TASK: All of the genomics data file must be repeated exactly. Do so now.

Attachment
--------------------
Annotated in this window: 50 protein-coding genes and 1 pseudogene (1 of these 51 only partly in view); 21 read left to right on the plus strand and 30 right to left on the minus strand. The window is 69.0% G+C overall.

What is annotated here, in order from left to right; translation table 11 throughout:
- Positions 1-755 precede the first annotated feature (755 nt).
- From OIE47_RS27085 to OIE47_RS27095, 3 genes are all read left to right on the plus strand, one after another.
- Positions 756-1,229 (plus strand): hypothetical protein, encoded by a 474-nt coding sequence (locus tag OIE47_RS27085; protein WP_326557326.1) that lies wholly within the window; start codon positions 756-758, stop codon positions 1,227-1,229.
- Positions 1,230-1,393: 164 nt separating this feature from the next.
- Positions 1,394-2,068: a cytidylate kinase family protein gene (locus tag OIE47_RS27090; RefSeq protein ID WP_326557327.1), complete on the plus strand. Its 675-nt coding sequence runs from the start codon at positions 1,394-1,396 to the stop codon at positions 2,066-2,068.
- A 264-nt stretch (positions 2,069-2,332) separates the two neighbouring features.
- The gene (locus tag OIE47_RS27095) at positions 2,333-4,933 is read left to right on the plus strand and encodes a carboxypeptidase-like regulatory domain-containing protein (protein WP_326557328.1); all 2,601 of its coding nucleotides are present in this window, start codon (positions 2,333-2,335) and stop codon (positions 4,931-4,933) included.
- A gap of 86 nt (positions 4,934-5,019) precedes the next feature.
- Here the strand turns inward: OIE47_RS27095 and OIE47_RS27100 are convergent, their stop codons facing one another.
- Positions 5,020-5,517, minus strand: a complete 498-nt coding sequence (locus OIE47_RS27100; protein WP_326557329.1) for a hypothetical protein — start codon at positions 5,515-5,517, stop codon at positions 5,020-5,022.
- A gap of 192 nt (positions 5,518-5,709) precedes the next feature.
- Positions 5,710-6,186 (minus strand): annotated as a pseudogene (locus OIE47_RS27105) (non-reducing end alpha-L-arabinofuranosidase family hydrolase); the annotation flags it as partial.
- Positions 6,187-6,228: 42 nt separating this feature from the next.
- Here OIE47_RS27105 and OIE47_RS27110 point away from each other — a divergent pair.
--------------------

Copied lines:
Annotated in this window: 50 protein-coding genes and 1 pseudogene (1 of these 51 only partly in view); 21 read left to right on the plus strand and 30 right to left on the minus strand. The window is 69.0% G+C overall.

What is annotated here, in order from left to right; translation table 11 throughout:
- Positions 1-755 precede the first annotated feature (755 nt).
- From OIE47_RS27085 to OIE47_RS27095, 3 genes are all read left to right on the plus strand, one after another.
- Positions 756-1,229 (plus strand): hypothetical protein, encoded by a 474-nt coding sequence (locus tag OIE47_RS27085; protein WP_326557326.1) that lies wholly within the window; start codon positions 756-758, stop codon positions 1,227-1,229.
- Positions 1,230-1,393: 164 nt separating this feature from the next.
- Positions 1,394-2,068: a cytidylate kinase family protein gene (locus tag OIE47_RS27090; RefSeq protein ID WP_326557327.1), complete on the plus strand. Its 675-nt coding sequence runs from the start codon at positions 1,394-1,396 to the stop codon at positions 2,066-2,068.
- A 264-nt stretch (positions 2,069-2,332) separates the two neighbouring features.
- The gene (locus tag OIE47_RS27095) at positions 2,333-4,933 is read left to right on the plus strand and encodes a carboxypeptidase-like regulatory domain-containing protein (protein WP_326557328.1); all 2,601 of its coding nucleotides are present in this window, start codon (positions 2,333-2,335) and stop codon (positions 4,931-4,933) included.
- A gap of 86 nt (positions 4,934-5,019) precedes the next feature.
- Here the strand turns inward: OIE47_RS27095 and OIE47_RS27100 are convergent, their stop codons facing one another.
- Positions 5,020-5,517, minus strand: a complete 498-nt coding sequence (locus OIE47_RS27100; protein WP_326557329.1) for a hypothetical protein — start codon at positions 5,515-5,517, stop codon at positions 5,020-5,022.
- A gap of 192 nt (positions 5,518-5,709) precedes the next feature.
- Positions 5,710-6,186 (minus strand): annotated as a pseudogene (locus OIE47_RS27105) (non-reducing end alpha-L-arabinofuranosidase family hydrolase); the annotation flags it as partial.
- Positions 6,187-6,228: 42 nt separating this feature from the next.
- Here OIE47_RS27105 and OIE47_RS27110 point away from each other — a divergent pair.